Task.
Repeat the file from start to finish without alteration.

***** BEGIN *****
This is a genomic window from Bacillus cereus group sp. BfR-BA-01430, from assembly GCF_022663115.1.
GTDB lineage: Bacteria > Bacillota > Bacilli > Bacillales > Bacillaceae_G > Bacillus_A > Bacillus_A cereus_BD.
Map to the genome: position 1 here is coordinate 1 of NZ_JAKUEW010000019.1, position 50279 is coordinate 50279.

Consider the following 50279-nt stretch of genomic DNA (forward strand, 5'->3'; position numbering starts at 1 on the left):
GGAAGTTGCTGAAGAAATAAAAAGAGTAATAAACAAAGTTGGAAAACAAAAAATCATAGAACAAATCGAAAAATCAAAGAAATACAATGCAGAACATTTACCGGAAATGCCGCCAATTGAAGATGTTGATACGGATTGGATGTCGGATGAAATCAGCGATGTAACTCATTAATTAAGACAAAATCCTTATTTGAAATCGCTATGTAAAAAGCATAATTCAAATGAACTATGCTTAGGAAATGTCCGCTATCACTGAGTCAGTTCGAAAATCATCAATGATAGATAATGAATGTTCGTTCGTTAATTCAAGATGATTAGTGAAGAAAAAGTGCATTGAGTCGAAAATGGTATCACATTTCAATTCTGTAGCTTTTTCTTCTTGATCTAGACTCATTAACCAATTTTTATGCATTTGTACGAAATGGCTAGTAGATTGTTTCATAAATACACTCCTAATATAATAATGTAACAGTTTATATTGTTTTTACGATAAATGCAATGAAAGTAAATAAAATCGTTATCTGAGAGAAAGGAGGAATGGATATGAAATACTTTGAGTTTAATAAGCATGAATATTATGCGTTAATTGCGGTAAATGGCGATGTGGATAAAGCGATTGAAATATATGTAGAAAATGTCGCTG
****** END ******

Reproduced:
This is a genomic window from Bacillus cereus group sp. BfR-BA-01430, from assembly GCF_022663115.1.
GTDB lineage: Bacteria > Bacillota > Bacilli > Bacillales > Bacillaceae_G > Bacillus_A > Bacillus_A cereus_BD.
Map to the genome: position 1 here is coordinate 1 of NZ_JAKUEW010000019.1, position 50279 is coordinate 50279.

Consider the following 50279-nt stretch of genomic DNA (forward strand, 5'->3'; position numbering starts at 1 on the left):
GGAAGTTGCTGAAGAAATAAAAAGAGTAATAAACAAAGTTGGAAAACAAAAAATCATAGAACAAATCGAAAAATCAAAGAAATACAATGCAGAACATTTACCGGAAATGCCGCCAATTGAAGATGTTGATACGGATTGGATGTCGGATGAAATCAGCGATGTAACTCATTAATTAAGACAAAATCCTTATTTGAAATCGCTATGTAAAAAGCATAATTCAAATGAACTATGCTTAGGAAATGTCCGCTATCACTGAGTCAGTTCGAAAATCATCAATGATAGATAATGAATGTTCGTTCGTTAATTCAAGATGATTAGTGAAGAAAAAGTGCATTGAGTCGAAAATGGTATCACATTTCAATTCTGTAGCTTTTTCTTCTTGATCTAGACTCATTAACCAATTTTTATGCATTTGTACGAAATGGCTAGTAGATTGTTTCATAAATACACTCCTAATATAATAATGTAACAGTTTATATTGTTTTTACGATAAATGCAATGAAAGTAAATAAAATCGTTATCTGAGAGAAAGGAGGAATGGATATGAAATACTTTGAGTTTAATAAGCATGAATATTATGCGTTAATTGCGGTAAATGGCGATGTGGATAAAGCGATTGAAATATATGTAGAAAATGTCGCTG